Original Research ARTICLE
Differential Functionality of Right and Left Parietal Activity in Controlling a Motor Vehicle
- 1Human Research and Engineering Directorate, US Army Research Laboratory, Adelphi, MD, USA
- 2Department of Psychological and Brain Sciences, University of California, Santa Barbara, CA, USA
- 3Department of Bioengineering, University of Pennsylvania, Philadelphia, PA, USA
Driving a motor vehicle is an inherently complex task that requires robust control to avoid catastrophic accidents. Drivers must maintain their vehicle in the middle of the travel lane to avoid high speed collisions with other traffic. Interestingly, while a vehicle’s lane deviation (LD) is critical, studies have demonstrated that heading error (HE) is one of the primary variables drivers use to determine a steering response, which directly controls the position of the vehicle in the lane. In this study, we examined how the brain represents the dichotomy between control/response parameters (heading, reaction time (RT), and steering wheel corrections) and task-critical parameters (LD). Specifically, we examined electroencephalography (EEG) alpha band power (8–13 Hz) from estimated sources in right and left parietal regions, and related this activity to four metrics of driving performance. Our results demonstrate differential task involvement between the two hemispheres: right parietal activity was most closely related to LD, whereas left parietal activity was most closely related to HE, RT and steering responses. Furthermore, HE, RT and steering wheel corrections increased over the duration of the experiment while LD did not. Collectively, our results suggest that the brain uses differential monitoring and control strategies in the right and left parietal regions to control a motor vehicle. Our results suggest that the regulation of this control changes over time while maintaining critical task performance. These results are interpreted in two complementary theoretical frameworks: the uncontrolled manifold and compensatory control theories. The central tenet of these frameworks permits performance variability in parameters (i.e., HE, RT and steering) so far as it does not interfere with critical task execution (i.e., LD). Our results extend the existing research by demonstrating potential neural substrates for this phenomenon which may serve as potential targets for brain-computer interfaces that predict poor driving performance.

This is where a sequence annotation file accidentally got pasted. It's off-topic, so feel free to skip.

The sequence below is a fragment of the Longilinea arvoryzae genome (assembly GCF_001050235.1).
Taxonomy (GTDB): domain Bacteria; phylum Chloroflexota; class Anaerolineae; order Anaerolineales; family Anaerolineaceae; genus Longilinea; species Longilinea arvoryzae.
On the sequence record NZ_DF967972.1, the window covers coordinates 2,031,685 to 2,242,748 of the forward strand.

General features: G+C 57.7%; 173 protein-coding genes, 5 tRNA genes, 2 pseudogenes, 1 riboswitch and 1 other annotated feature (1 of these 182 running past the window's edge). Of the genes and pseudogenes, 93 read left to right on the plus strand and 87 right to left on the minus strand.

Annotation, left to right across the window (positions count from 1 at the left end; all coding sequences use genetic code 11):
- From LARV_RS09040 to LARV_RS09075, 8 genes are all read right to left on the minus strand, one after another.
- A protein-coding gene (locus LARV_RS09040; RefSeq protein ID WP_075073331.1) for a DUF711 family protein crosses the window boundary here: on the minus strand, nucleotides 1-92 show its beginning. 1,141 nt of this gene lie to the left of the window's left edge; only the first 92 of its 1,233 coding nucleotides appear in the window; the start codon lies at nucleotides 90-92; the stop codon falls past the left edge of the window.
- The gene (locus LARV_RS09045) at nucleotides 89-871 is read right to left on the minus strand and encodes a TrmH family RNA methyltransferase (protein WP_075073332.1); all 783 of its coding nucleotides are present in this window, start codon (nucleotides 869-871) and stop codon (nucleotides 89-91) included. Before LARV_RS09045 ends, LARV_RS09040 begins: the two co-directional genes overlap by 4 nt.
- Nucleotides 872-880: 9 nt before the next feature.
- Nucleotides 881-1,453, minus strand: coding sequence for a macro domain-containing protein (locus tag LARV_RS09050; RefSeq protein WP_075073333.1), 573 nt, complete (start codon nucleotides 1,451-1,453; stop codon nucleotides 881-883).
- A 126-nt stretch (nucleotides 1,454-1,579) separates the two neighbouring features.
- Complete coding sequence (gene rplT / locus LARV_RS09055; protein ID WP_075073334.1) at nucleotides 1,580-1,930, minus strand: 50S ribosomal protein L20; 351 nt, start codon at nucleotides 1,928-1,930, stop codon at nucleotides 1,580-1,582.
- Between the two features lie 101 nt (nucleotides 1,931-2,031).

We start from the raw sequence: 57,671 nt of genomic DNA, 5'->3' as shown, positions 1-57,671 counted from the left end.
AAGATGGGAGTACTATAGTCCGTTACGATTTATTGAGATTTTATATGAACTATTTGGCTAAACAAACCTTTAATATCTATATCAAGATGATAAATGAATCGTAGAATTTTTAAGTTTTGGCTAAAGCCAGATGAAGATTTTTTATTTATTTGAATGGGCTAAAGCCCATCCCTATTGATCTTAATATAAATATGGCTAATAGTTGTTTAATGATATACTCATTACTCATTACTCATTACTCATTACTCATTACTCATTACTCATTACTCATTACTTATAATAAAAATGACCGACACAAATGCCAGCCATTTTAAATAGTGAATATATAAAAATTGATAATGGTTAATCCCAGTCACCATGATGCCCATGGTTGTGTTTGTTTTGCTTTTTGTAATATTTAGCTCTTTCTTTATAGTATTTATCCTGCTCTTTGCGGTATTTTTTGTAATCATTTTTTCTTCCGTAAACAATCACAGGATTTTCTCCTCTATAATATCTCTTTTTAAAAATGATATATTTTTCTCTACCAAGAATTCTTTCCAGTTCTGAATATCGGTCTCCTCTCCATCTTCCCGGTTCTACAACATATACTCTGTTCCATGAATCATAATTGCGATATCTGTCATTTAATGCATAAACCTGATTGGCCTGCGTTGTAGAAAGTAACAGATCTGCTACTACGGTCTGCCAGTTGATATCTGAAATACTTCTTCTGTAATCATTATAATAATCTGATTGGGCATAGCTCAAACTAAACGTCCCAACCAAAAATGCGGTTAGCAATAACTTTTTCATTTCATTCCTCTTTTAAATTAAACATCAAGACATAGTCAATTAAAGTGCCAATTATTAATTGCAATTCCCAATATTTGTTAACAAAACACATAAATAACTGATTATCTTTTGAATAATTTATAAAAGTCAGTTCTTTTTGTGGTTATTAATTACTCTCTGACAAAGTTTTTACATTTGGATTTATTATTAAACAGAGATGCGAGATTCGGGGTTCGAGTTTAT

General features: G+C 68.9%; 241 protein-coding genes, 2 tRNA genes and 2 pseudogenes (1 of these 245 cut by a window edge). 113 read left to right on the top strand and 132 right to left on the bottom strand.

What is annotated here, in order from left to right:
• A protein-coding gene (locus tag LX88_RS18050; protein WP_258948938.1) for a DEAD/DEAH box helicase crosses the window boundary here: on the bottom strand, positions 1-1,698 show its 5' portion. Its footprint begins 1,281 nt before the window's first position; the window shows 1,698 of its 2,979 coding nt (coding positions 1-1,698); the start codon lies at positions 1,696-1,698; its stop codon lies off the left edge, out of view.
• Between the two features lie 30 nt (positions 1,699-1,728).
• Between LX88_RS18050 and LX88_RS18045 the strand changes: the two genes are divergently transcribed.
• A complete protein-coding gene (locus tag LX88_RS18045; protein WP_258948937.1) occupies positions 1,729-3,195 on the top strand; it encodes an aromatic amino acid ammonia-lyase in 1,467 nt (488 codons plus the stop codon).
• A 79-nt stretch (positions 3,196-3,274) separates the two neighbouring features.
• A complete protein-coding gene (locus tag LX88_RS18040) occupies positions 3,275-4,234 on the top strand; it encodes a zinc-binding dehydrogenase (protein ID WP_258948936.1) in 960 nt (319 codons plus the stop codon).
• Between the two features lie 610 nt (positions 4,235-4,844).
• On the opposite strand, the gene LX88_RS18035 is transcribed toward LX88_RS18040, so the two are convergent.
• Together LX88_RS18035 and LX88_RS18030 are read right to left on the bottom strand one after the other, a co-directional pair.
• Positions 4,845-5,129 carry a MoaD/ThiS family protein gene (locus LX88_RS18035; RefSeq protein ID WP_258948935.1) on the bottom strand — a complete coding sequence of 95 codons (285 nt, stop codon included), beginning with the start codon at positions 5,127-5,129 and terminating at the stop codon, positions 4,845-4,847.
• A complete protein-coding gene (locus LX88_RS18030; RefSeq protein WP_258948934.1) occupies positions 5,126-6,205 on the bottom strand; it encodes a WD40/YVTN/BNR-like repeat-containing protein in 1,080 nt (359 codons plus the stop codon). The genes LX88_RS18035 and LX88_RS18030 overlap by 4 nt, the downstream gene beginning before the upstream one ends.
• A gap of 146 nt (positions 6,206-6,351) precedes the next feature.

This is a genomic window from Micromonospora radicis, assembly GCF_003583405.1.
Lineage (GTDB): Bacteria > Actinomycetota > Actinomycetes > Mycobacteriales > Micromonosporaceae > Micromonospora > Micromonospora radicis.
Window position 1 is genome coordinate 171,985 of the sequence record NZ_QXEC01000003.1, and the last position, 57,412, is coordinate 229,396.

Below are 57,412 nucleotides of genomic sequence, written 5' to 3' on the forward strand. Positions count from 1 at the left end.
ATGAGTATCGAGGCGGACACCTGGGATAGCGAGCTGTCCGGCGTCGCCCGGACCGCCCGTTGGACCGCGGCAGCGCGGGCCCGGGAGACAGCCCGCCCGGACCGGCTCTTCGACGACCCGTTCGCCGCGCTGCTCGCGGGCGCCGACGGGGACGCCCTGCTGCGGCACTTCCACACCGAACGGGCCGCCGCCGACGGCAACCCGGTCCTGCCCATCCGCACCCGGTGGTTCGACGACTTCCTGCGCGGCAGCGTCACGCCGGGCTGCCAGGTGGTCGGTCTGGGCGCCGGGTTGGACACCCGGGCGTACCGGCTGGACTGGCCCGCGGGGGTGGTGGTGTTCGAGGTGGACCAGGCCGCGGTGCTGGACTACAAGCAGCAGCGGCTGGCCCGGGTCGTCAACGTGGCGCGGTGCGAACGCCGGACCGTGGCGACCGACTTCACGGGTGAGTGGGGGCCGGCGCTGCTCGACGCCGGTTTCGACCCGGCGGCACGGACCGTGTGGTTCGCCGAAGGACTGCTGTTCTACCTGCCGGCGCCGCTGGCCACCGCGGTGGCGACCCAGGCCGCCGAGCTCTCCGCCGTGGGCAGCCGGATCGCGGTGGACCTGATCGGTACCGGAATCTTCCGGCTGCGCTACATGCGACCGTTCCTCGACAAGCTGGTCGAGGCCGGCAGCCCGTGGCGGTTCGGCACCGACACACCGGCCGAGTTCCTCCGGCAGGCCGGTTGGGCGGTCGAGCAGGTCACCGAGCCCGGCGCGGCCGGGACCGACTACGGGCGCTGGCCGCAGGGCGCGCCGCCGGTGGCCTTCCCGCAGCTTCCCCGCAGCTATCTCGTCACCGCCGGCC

Everyday visual-motor tasks involve complex interactions of multiple sensory signals that are converted into descending motor commands and translated to movement. This concept has been formalized from a number of frameworks including sensorimotor transformations (Pouget and Snyder, 2000) and motor (feedback) control theory (reviewed in Shadmehr et al., 2010). Within feedback theory, one of the major control challenges that has emerged arises from the large degrees of freedom and redundancies for a given visual-motor movement. For example, a reaching movement that places the hand at a particular location can be achieved with variable orientations of the shoulder, elbow and wrist joints. To address this issue, a theoretical framework emerged in which these degrees of freedom are allowed to freely vary so long as they do not interfere with the primary objective of acquiring the desired end state of the movement (reviewed in Todorov and Jordan, 2002; Scott, 2004). Here, we examine how these control parameters may be monitored by the brain to ensure successful task execution.